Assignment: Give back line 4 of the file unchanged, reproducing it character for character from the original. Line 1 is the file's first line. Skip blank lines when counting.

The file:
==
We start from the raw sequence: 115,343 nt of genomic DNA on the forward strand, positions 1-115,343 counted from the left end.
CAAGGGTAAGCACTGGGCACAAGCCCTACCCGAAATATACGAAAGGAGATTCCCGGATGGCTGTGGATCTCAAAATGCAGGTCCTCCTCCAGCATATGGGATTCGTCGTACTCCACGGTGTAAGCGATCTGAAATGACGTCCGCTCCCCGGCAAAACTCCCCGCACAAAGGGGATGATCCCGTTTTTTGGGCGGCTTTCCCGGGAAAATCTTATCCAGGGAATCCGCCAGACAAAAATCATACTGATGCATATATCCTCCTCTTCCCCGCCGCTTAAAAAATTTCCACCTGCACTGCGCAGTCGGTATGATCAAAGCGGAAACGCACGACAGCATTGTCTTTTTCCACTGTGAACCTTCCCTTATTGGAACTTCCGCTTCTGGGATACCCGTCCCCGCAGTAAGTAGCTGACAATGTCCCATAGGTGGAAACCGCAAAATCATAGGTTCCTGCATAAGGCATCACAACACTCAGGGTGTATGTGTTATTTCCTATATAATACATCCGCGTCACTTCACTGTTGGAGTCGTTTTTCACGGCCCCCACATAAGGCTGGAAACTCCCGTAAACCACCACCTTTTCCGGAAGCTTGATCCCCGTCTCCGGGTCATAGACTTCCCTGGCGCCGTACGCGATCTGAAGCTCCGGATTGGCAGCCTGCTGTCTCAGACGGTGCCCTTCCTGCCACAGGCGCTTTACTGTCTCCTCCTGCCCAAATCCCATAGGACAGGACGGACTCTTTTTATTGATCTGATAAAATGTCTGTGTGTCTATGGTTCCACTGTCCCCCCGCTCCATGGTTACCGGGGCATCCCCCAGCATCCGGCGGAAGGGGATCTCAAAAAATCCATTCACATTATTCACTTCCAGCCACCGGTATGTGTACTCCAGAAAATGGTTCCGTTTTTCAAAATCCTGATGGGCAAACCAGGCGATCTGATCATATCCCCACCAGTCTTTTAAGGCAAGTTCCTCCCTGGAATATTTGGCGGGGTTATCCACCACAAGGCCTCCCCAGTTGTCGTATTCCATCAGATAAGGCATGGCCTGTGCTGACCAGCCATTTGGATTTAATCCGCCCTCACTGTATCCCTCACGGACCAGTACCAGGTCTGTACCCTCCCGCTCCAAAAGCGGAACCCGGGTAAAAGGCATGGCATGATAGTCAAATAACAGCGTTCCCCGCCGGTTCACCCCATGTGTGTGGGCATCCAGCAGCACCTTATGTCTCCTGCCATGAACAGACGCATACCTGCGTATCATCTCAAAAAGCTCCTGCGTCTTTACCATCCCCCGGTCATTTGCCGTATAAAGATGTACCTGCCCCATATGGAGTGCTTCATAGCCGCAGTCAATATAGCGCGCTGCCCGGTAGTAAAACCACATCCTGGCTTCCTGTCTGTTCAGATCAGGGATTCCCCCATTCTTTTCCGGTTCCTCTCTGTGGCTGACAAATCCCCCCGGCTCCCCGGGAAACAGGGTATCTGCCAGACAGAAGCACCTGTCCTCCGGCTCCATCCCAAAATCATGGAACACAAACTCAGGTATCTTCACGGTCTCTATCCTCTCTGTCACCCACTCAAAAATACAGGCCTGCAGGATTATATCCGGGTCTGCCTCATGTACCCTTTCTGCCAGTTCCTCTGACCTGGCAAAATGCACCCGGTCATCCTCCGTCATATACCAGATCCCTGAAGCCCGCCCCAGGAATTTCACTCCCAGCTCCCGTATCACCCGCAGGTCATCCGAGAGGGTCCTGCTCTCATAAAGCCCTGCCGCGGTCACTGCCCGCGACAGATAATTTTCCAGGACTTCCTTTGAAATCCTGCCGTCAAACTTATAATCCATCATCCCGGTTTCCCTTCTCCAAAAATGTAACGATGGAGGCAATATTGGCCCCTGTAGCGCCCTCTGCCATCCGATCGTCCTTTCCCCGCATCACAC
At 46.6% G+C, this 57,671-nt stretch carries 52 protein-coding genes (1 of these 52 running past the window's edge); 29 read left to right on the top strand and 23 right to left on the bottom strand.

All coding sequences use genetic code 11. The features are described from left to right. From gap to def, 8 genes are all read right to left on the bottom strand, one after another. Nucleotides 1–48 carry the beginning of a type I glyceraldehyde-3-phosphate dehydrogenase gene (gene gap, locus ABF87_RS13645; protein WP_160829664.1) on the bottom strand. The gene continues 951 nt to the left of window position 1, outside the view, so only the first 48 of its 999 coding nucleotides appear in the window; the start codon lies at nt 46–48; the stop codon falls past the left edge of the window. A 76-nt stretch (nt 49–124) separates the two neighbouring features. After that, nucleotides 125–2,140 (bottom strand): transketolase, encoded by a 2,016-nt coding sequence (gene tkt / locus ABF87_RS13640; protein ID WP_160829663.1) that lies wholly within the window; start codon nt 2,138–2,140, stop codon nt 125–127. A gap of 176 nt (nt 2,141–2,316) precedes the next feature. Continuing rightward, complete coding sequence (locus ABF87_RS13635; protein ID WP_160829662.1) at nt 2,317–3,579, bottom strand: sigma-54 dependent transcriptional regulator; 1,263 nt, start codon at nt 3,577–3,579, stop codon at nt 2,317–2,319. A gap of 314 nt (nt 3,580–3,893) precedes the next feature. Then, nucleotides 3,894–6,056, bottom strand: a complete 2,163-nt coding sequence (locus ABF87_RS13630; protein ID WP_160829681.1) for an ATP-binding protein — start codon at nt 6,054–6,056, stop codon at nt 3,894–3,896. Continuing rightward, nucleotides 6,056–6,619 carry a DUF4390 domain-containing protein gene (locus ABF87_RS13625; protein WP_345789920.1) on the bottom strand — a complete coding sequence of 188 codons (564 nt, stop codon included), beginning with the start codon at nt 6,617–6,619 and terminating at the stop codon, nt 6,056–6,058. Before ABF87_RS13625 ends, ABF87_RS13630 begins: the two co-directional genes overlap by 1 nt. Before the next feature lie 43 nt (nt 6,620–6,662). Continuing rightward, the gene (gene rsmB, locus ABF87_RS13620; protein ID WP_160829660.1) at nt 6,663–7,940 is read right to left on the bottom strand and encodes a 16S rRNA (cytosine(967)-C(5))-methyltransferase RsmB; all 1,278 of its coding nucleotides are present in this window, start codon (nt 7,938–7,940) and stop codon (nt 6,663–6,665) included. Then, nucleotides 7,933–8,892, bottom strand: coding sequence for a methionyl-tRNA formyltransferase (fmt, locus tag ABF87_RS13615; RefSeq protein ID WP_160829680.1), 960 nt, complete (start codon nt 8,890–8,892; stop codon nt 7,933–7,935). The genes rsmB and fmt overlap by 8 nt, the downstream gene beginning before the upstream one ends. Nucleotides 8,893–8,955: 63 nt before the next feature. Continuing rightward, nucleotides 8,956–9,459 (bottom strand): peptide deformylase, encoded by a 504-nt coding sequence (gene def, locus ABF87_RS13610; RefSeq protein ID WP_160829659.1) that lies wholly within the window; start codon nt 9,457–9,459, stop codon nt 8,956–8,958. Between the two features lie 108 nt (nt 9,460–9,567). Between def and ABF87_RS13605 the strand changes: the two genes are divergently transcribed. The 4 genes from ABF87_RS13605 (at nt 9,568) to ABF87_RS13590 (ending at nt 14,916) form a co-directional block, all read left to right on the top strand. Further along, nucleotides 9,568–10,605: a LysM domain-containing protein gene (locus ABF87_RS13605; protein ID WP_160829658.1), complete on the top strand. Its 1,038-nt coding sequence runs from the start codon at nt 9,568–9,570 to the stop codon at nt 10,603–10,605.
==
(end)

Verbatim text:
All coding sequences use genetic code 11. The features are described from left to right. From gap to def, 8 genes are all read right to left on the bottom strand, one after another. Nucleotides 1–48 carry the beginning of a type I glyceraldehyde-3-phosphate dehydrogenase gene (gene gap, locus ABF87_RS13645; protein WP_160829664.1) on the bottom strand. The gene continues 951 nt to the left of window position 1, outside the view, so only the first 48 of its 999 coding nucleotides appear in the window; the start codon lies at nt 46–48; the stop codon falls past the left edge of the window. A 76-nt stretch (nt 49–124) separates the two neighbouring features. After that, nucleotides 125–2,140 (bottom strand): transketolase, encoded by a 2,016-nt coding sequence (gene tkt / locus ABF87_RS13640; protein ID WP_160829663.1) that lies wholly within the window; start codon nt 2,138–2,140, stop codon nt 125–127. A gap of 176 nt (nt 2,141–2,316) precedes the next feature. Continuing rightward, complete coding sequence (locus ABF87_RS13635; protein ID WP_160829662.1) at nt 2,317–3,579, bottom strand: sigma-54 dependent transcriptional regulator; 1,263 nt, start codon at nt 3,577–3,579, stop codon at nt 2,317–2,319. A gap of 314 nt (nt 3,580–3,893) precedes the next feature. Then, nucleotides 3,894–6,056, bottom strand: a complete 2,163-nt coding sequence (locus ABF87_RS13630; protein ID WP_160829681.1) for an ATP-binding protein — start codon at nt 6,054–6,056, stop codon at nt 3,894–3,896. Continuing rightward, nucleotides 6,056–6,619 carry a DUF4390 domain-containing protein gene (locus ABF87_RS13625; protein WP_345789920.1) on the bottom strand — a complete coding sequence of 188 codons (564 nt, stop codon included), beginning with the start codon at nt 6,617–6,619 and terminating at the stop codon, nt 6,056–6,058. Before ABF87_RS13625 ends, ABF87_RS13630 begins: the two co-directional genes overlap by 1 nt. Before the next feature lie 43 nt (nt 6,620–6,662). Continuing rightward, the gene (gene rsmB, locus ABF87_RS13620; protein ID WP_160829660.1) at nt 6,663–7,940 is read right to left on the bottom strand and encodes a 16S rRNA (cytosine(967)-C(5))-methyltransferase RsmB; all 1,278 of its coding nucleotides are present in this window, start codon (nt 7,938–7,940) and stop codon (nt 6,663–6,665) included. Then, nucleotides 7,933–8,892, bottom strand: coding sequence for a methionyl-tRNA formyltransferase (fmt, locus tag ABF87_RS13615; RefSeq protein ID WP_160829680.1), 960 nt, complete (start codon nt 8,890–8,892; stop codon nt 7,933–7,935). The genes rsmB and fmt overlap by 8 nt, the downstream gene beginning before the upstream one ends. Nucleotides 8,893–8,955: 63 nt before the next feature. Continuing rightward, nucleotides 8,956–9,459 (bottom strand): peptide deformylase, encoded by a 504-nt coding sequence (gene def, locus ABF87_RS13610; RefSeq protein ID WP_160829659.1) that lies wholly within the window; start codon nt 9,457–9,459, stop codon nt 8,956–8,958. Between the two features lie 108 nt (nt 9,460–9,567). Between def and ABF87_RS13605 the strand changes: the two genes are divergently transcribed. The 4 genes from ABF87_RS13605 (at nt 9,568) to ABF87_RS13590 (ending at nt 14,916) form a co-directional block, all read left to right on the top strand. Further along, nucleotides 9,568–10,605: a LysM domain-containing protein gene (locus ABF87_RS13605; protein ID WP_160829658.1), complete on the top strand. Its 1,038-nt coding sequence runs from the start codon at nt 9,568–9,570 to the stop codon at nt 10,603–10,605.